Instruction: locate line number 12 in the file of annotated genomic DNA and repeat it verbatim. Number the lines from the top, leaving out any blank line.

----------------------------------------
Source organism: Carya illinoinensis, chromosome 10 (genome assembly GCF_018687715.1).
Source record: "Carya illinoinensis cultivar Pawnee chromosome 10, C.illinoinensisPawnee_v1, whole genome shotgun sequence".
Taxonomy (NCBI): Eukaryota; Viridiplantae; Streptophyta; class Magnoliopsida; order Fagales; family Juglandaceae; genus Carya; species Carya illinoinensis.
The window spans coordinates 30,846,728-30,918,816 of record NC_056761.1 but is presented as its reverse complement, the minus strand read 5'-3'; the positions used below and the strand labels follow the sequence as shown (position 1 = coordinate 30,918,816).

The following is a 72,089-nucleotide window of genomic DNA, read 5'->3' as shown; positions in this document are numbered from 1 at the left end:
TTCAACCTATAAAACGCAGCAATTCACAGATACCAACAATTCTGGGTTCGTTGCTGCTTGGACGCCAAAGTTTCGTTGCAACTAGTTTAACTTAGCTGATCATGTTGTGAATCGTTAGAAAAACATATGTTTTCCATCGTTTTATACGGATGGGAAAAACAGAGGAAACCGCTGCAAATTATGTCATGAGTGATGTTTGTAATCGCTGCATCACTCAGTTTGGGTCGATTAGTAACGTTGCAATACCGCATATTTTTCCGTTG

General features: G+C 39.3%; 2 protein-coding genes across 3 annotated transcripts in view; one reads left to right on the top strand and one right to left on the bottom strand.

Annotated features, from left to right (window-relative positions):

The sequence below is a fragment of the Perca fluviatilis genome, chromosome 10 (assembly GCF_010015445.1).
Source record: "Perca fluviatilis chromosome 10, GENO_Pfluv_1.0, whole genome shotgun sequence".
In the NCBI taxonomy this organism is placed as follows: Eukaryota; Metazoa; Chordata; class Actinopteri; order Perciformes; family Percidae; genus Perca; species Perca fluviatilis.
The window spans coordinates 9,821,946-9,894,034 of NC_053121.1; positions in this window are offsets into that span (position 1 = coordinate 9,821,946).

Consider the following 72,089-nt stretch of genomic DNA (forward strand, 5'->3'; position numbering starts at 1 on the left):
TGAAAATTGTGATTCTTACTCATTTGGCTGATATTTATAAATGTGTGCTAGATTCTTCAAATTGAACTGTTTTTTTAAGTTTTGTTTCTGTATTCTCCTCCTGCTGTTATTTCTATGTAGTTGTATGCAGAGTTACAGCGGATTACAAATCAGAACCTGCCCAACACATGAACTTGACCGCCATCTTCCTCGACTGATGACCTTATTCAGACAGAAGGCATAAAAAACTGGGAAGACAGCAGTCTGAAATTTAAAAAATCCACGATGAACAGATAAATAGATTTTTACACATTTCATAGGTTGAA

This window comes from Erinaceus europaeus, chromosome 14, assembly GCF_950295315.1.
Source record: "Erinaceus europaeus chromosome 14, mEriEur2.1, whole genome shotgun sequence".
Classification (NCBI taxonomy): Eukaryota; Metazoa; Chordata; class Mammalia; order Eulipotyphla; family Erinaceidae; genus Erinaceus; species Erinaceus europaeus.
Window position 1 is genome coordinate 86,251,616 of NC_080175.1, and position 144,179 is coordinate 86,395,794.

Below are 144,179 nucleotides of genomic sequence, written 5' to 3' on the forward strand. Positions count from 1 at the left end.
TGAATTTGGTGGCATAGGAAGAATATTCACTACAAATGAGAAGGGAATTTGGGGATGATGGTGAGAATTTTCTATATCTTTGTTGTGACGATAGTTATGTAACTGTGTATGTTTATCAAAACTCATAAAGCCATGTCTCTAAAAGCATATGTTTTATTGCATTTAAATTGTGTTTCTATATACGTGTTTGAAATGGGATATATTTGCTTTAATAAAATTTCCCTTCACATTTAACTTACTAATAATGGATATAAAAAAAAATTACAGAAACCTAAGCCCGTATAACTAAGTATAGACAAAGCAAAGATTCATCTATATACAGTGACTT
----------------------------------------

The window spans coordinates 9,821,946-9,894,034 of NC_053121.1; positions in this window are offsets into that span (position 1 = coordinate 9,821,946).